How Writers Are Inspired By Their Muse
“Don’t wait for the muse. As I’ve said, he’s a hardheaded guy who’s not susceptible to a lot of creative fluttering. This isn’t the Ouija board or the spirit-world we’re talkin’ about here, but just another job like laying pipe or driving long-haul trucks. Your job is to make sure the muse knows where you’re going to be every day from nine ‘til noon, or seven ‘til three. If he does know, I assure you that sooner or later he’ll start showing up.” —Stephen King
As writers use the term today, the muse represents an intangible element that influences and inspires their writing. For some it’s a spiritual influence. For others, it takes the form of a person who inspires them to write. For screenwriters, like Quentin Tarantino, it’s often an actress like Uma Thurman who inspired The Bride character in Kill Bill.
Where does the concept of the muse come from?
Back in ancient Greece, people spent a lot of time thinking about life, and how best to live it. They also spent a lot of time thinking about the way we think and how we create. Maybe it was because they didn’t have a lot of real world distractions like movie theaters, cell phones, cars, computers, or the live streaming capabilities we have on Facebook.
This was before people started thinking about themselves in terms of self-determination. In those days the Greek Gods were at the center of the universe — and in fact were the center of all thought – including creativity.
When the philosophers started wondering how people could sit down and write, they decided the Gods had to be involved. They came up with the idea that these Gods (they had a separate God for poetry, adventure stories, comedy, and for some reason – another one for astronomy) somehow worked heir magic through us.
A certain amount of that kind of thinking continues today. After all the process of bringing a work of fiction into the world still seems a fairly mysterious and somewhat magical. The concept of a muse still serves a purpose for some writers.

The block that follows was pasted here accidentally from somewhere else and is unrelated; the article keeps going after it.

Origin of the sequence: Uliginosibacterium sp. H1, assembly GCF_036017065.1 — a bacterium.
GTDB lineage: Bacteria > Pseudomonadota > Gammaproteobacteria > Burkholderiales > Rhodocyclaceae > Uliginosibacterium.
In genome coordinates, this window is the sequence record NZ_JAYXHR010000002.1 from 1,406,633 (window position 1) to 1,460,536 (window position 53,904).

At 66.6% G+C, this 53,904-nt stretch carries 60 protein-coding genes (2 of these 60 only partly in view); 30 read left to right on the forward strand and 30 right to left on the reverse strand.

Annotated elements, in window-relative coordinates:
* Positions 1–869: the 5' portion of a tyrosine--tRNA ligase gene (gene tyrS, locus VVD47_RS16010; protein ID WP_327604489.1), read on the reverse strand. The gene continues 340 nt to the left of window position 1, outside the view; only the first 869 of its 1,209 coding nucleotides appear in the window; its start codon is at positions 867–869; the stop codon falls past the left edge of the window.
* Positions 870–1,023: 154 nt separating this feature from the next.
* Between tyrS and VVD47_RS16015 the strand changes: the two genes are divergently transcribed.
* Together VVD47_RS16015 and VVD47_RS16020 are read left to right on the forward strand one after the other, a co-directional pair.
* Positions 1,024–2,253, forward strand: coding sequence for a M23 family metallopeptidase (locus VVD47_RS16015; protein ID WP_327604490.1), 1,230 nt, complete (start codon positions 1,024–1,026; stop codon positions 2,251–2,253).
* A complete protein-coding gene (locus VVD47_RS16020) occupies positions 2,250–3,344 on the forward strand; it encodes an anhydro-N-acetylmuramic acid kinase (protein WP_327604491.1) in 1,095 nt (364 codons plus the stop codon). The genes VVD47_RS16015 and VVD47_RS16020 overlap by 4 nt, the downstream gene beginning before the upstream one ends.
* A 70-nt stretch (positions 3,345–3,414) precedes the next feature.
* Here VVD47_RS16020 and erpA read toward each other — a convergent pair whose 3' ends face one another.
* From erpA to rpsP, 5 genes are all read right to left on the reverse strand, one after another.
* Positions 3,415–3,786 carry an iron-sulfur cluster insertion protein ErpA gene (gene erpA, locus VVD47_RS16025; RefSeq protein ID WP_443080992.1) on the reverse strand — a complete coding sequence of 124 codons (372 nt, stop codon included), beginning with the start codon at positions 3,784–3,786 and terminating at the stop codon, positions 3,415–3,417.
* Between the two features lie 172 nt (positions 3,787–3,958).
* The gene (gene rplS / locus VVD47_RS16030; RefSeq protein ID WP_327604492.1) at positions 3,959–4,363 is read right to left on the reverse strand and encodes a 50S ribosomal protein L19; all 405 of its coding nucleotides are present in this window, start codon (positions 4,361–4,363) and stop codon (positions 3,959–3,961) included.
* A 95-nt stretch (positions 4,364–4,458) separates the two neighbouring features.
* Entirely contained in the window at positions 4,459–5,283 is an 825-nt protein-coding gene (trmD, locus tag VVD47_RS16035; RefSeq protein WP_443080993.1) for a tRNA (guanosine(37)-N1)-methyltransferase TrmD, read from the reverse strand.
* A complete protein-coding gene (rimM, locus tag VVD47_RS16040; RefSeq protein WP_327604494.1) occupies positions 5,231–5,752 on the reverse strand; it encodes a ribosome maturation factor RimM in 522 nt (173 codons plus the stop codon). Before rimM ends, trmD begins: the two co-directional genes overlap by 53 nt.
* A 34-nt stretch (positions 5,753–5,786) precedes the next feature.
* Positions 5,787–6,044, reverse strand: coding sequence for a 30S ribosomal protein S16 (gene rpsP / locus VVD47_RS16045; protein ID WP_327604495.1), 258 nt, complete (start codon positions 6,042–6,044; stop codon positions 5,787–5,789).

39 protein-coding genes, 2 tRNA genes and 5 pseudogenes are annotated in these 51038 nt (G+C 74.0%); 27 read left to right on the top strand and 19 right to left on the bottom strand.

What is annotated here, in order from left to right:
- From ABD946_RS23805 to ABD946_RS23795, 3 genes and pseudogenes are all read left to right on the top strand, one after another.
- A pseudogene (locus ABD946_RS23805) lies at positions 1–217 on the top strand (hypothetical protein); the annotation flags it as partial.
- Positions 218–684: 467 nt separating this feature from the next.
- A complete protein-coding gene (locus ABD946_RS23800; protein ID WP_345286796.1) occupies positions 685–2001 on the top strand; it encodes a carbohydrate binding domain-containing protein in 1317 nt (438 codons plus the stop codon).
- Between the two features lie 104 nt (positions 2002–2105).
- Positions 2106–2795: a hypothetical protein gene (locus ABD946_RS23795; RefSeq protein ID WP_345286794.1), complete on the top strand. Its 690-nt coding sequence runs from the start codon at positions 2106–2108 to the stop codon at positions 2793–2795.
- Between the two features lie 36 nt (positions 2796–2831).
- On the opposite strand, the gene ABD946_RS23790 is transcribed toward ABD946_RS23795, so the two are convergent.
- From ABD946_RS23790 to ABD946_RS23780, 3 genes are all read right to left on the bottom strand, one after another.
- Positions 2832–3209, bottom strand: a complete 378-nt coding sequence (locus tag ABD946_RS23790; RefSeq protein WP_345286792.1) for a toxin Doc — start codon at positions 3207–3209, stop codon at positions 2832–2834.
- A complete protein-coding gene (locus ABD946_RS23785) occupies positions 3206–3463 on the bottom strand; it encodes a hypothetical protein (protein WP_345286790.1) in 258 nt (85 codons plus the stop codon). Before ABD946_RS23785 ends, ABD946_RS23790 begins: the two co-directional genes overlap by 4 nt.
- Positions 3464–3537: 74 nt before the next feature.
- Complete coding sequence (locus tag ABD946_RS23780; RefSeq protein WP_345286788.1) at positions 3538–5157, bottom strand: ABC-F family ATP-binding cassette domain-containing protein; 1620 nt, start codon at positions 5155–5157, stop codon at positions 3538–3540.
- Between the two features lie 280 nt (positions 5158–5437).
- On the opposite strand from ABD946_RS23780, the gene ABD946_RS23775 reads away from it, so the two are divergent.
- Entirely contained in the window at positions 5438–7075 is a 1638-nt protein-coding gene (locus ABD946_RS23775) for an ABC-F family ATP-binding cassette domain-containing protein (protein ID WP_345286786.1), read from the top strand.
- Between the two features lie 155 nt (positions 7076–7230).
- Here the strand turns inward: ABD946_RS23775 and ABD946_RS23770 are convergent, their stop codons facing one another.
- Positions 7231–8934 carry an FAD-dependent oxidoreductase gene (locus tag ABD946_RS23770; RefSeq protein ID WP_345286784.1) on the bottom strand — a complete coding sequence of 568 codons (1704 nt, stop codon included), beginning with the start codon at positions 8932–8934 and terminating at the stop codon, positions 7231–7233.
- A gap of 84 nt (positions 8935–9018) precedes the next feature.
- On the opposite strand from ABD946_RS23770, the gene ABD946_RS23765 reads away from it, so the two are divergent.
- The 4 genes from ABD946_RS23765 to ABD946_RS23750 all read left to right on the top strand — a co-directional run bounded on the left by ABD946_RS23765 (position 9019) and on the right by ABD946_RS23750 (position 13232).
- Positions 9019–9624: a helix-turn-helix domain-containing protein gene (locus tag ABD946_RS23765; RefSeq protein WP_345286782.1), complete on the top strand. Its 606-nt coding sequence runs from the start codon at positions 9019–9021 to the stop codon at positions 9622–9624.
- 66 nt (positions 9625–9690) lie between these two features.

Getting through the next book.
Elizabeth Gilbert gave a Ted talk about her memoir Eat, Pray, Love, in which she talked about carrying this burden after it became a huge hit –and then a hit film. She began to worry whether she could come up with a worthy successor.
One day she was discussing the writing process with the singer/songwriter Tom Waits. He told her he was driving around L.A. and the melody to a song “just came to him.” Since he was in the car he couldn’t stop and write it down or record it, so he just looked up – as if to God – and said something like ‘excuse me can you not see that I’m driving?’
As the rest of the story goes, he asked God at that point if he could come back when he was in the studio, when it would be more convenient. After Gilbert heard this story she found it helped her get through her next book. She was doing her part, she’d say –showing up at the keyboard every day. If the muse didn’t take over, that wasn’t her fault.
At play in the fields of the Lord.
Ray Bradbury, the prolific science fiction author (and screenwriter) also invoked the notion that God gave him his stories. He talked about writing as if it was something he opened himself up to, and was able to channel. He gave credit to God, but at other times referred to the muse as a her, him, it or whatever.
Bradbury didn’t mean to say that writing came easy. On the contrary he talked about the necessity of writing a thousand words a day every day for the rest of your life. He talked about writers having to read poetry, essays, short stories and novels in order to prepare to accept muse’s gift.
A career in writing was about assembling a lifetime’s worth of experiences, learned first hand, or through reading, or viewing films, or through self-reflection. It was about reading the novels, short stories or screenplays of writers who wrote the way we’d like to write, who thought the way we’d like to think.
Only with this kind of rigorous preparation would a writer be ready to accept the ideas, the poems and stories that flowed from his muse and transcribe them into works of art. The process was not just about sitting back and waiting for inspiration, but about perfecting the craft in order to be ready when inspiration struck.
“I sit there and cry because I haven’t done any of this,” Bradbury told his biographer about his body of work, “It’s a God-given thing, and I’m so grateful, so, so grateful. The best description of my career as a writer is, ‘At play in the fields of the Lord.’ ”
Do you feel there’s a spiritual influence on your writing? Does the idea of being a vessel for creative energies resonate with you? Are you inspired by the persona of a beautiful woman like so many writers throughout history? Wherever your inspiration comes from, you’re lucky to have it – don’t take it for granted.
Silverman, D. (2016). How Writers Are Inspired By Their Muse. Psych Central. Retrieved on April 25, 2017, from https://blogs.psychcentral.com/hollywood-therapy/2016/12/1601/